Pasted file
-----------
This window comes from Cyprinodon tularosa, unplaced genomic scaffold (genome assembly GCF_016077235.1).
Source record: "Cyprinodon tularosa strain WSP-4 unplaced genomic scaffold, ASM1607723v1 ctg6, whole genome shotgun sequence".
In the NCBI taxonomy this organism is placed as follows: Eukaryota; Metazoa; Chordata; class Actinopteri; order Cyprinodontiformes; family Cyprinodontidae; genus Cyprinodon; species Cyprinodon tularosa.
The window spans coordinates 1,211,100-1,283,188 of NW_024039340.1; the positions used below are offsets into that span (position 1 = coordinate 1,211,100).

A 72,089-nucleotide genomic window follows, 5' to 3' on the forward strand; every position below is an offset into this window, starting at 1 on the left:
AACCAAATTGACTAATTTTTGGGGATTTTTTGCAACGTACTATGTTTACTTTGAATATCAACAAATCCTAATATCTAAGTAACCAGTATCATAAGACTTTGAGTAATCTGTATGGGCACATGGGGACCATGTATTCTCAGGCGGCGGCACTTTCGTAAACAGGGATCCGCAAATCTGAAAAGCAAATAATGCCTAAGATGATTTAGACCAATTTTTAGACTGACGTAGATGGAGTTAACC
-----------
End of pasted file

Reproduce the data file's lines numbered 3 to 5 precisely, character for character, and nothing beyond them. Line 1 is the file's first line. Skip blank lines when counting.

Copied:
In the NCBI taxonomy this organism is placed as follows: Eukaryota; Metazoa; Chordata; class Actinopteri; order Cyprinodontiformes; family Cyprinodontidae; genus Cyprinodon; species Cyprinodon tularosa.
The window spans coordinates 1,211,100-1,283,188 of NW_024039340.1; the positions used below are offsets into that span (position 1 = coordinate 1,211,100).

A 72,089-nucleotide genomic window follows, 5' to 3' on the forward strand; every position below is an offset into this window, starting at 1 on the left: